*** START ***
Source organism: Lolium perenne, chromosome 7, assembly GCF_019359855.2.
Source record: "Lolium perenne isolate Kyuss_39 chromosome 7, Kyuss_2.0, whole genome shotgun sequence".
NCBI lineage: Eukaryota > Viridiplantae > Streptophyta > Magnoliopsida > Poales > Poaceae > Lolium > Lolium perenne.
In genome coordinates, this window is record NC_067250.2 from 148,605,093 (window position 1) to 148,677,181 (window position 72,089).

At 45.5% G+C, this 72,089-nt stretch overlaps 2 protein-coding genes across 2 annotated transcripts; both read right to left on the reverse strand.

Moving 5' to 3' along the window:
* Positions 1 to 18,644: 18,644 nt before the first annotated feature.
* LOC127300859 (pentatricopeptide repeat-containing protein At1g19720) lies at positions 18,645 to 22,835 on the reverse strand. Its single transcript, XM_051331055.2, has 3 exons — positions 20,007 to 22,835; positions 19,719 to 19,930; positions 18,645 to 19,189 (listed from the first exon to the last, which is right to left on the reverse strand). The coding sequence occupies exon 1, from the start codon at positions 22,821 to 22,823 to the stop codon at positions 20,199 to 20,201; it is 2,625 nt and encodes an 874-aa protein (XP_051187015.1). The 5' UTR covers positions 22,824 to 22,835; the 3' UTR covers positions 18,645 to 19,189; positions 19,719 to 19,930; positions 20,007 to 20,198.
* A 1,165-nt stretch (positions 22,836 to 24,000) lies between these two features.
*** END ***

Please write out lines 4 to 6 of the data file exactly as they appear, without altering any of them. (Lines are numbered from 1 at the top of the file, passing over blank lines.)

In genome coordinates, this window is record NC_067250.2 from 148,605,093 (window position 1) to 148,677,181 (window position 72,089).

At 45.5% G+C, this 72,089-nt stretch overlaps 2 protein-coding genes across 2 annotated transcripts; both read right to left on the reverse strand.

Moving 5' to 3' along the window: